All students in grades six through 12 will be taught remotely on Fridays from 8:30 a.m. to 1 p.m. so that custodial staff can sanitize the schools. District officials said the weekly model provides more continuity of instruction, particularly for long-term projects and lab experiments, and said the weekly model also enhances school officials’ abilities to determine if students develop adverse health symptoms.

District officials said each school will implement safety protocols to keep students socially distanced during physical transitions into and out of
school buildings and from one classroom to another. In the elementary schools, teachers will come to pupils’ classrooms to reduce mass movement through halls. The middle school and high school will use block schedules and a staggered passing time to minimize the number of students in hallways during
transitions. Teachers can also use outdoor spaces for classroom instruction.

Students, parents, staff, and community members can submit questions and feedback about the proposed plan to communications@princetonk12.org. The school board will vote on the plan at its online public meeting on July 28. The district must submit a final proposed plan to the state by Aug. 3.


  1. How could a smart community like Princeton do this to the teachers? I know there was already one case last year of a teacher getting seriously ill from COVID-19. Our teachers deserve better than this.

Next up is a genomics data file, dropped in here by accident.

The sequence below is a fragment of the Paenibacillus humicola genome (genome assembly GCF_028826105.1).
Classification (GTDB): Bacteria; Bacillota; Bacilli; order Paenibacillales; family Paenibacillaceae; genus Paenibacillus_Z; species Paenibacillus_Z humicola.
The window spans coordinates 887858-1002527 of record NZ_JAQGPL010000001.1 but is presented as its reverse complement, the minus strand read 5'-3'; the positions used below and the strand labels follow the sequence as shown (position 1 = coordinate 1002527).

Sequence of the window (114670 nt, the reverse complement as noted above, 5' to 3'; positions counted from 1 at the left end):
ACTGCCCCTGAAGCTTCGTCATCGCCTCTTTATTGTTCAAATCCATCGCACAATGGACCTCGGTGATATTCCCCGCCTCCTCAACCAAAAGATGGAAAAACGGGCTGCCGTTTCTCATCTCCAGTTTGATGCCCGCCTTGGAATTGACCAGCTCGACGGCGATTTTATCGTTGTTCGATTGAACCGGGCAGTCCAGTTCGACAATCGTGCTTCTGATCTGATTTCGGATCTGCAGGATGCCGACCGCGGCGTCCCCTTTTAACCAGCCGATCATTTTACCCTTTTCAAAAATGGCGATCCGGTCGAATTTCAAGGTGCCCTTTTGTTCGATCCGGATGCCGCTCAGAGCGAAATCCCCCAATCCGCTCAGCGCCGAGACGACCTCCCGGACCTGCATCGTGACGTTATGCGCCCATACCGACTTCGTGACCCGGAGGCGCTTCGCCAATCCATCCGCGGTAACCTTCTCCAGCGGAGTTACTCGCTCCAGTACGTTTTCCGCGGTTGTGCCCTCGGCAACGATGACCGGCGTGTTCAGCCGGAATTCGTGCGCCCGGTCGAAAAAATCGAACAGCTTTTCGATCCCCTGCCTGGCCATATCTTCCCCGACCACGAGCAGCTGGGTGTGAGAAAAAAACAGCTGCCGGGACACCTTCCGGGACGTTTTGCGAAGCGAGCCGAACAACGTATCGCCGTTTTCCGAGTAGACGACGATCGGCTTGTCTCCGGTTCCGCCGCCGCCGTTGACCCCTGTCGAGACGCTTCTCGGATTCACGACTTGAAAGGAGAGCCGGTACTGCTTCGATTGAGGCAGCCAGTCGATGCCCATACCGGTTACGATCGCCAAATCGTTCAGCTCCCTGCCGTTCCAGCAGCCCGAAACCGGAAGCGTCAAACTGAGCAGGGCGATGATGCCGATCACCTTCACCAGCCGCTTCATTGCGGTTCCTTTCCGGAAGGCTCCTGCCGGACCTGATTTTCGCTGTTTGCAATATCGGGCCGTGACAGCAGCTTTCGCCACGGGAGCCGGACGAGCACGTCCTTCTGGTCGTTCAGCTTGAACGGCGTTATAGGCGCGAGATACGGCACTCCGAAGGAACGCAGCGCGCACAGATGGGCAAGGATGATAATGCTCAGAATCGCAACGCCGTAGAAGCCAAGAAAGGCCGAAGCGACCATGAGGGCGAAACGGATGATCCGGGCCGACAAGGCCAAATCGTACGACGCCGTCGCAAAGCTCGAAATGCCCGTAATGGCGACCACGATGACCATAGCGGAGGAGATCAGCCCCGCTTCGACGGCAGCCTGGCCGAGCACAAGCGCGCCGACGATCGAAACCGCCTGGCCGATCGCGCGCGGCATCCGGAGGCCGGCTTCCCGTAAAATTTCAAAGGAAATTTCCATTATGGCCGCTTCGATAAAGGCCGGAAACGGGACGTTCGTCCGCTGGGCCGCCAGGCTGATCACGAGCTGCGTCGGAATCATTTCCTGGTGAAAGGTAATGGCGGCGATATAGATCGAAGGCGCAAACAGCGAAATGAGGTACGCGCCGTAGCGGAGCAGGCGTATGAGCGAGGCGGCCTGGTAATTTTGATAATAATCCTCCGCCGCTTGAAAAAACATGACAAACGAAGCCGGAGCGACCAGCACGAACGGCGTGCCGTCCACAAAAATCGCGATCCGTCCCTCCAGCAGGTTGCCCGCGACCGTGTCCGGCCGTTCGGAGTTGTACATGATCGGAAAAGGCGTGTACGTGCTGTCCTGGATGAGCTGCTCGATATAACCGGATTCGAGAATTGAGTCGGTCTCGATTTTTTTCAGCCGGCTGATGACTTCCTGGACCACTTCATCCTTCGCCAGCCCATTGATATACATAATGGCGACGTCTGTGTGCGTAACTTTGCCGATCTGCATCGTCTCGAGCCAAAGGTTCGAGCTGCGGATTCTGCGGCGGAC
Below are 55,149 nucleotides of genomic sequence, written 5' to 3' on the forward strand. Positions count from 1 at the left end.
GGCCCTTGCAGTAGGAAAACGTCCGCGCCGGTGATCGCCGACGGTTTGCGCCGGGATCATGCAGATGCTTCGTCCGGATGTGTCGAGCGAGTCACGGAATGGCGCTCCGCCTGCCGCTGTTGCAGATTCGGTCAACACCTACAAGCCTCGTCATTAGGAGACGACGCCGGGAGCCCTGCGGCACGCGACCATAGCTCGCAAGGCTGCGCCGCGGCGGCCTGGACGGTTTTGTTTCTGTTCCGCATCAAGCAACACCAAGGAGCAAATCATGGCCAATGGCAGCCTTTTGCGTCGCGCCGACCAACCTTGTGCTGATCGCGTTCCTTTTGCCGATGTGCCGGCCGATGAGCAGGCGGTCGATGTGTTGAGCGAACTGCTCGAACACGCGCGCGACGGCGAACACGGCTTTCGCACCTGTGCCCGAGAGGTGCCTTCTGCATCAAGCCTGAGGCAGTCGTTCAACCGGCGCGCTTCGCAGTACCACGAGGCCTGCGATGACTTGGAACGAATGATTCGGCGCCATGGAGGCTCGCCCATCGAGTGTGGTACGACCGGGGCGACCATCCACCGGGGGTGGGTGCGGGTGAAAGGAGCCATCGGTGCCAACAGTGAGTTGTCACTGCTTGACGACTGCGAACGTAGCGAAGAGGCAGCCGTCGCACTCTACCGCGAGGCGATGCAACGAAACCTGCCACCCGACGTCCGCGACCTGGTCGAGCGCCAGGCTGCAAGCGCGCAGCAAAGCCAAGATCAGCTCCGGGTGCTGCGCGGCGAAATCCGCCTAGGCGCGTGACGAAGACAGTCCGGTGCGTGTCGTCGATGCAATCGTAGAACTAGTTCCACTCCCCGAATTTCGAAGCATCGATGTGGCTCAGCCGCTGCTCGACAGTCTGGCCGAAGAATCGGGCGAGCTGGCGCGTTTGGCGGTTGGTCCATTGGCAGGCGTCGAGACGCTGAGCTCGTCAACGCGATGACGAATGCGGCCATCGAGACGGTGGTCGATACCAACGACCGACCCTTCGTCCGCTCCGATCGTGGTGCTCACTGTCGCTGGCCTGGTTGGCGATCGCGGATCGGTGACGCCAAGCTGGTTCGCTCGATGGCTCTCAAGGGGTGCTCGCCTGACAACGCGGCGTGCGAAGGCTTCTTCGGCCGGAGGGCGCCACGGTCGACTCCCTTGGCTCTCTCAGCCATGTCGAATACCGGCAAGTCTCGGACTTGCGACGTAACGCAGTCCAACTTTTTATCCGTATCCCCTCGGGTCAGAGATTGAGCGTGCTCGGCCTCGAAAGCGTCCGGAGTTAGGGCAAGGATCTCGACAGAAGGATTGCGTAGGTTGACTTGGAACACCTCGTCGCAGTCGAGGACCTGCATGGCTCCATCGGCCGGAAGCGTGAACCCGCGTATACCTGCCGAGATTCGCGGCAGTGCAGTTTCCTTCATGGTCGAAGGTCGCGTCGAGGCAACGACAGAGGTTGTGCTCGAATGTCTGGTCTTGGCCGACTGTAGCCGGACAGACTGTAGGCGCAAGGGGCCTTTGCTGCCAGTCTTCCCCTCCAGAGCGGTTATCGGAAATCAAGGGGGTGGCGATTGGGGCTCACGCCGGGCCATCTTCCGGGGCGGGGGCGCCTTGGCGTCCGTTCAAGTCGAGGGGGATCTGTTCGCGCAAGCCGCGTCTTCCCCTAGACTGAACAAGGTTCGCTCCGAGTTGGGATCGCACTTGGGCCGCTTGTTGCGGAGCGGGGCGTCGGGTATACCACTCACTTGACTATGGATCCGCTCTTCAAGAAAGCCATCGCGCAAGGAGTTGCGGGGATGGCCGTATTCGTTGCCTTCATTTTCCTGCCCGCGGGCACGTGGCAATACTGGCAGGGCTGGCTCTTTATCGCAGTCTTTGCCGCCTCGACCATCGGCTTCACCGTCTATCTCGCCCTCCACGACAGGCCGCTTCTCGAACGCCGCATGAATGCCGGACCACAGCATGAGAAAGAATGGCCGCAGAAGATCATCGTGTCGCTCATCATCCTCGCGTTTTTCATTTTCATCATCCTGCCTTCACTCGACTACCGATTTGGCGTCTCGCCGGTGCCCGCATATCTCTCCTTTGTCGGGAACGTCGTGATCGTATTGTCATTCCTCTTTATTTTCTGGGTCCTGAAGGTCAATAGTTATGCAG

2. Might it be possible for the Middle and High schoolers also to start the day later – if they are only going to go to school for 5 hours, wouldn’t it be better if the five hours started at 10 a.m. Adolescents are better later in the day and it seems kind of like they might get a better education if instead of an 8 a.m. to 1 p.m. schedule it were 11 to 4 … Can this be considered for Middle and High School and maybe the no after school sports or clubs might be a good excuse to test a later academic day.. .

  3. It could for middle and high school be totally remote through the end of 2002 and from 11 a.m. to 4 p.m. -testing this innovation of a later academic day for teens and pre-teens… based on their natural modern (Middle Schoolers didn’t really exist in the 19th C in the U.S. ) sleep schedules … It seems like totally remote for the older ones (non-elementary) might be a good idea though the end of 2020. Why not- Push the teachers to innovate but remotely… do not ask them or the parents to risk health.. without really innovating on education..

  4. Really it seems like it would be better for the Middle School and older -for middle and high schoolers -to learn 100 percent remotely through the EOY 2020. It is asking too much of parents and teachers to put themselves and their children at risk this way as well as others at risk … The schools and teachers should able to perform for students and the community remotely… Let them be given he chance to rise properly to the occasion … It is really concerning this pushing in a half-axxed way to get them into buildings… that are probably not safe y et… especially for the older children – middle and high-schoolers…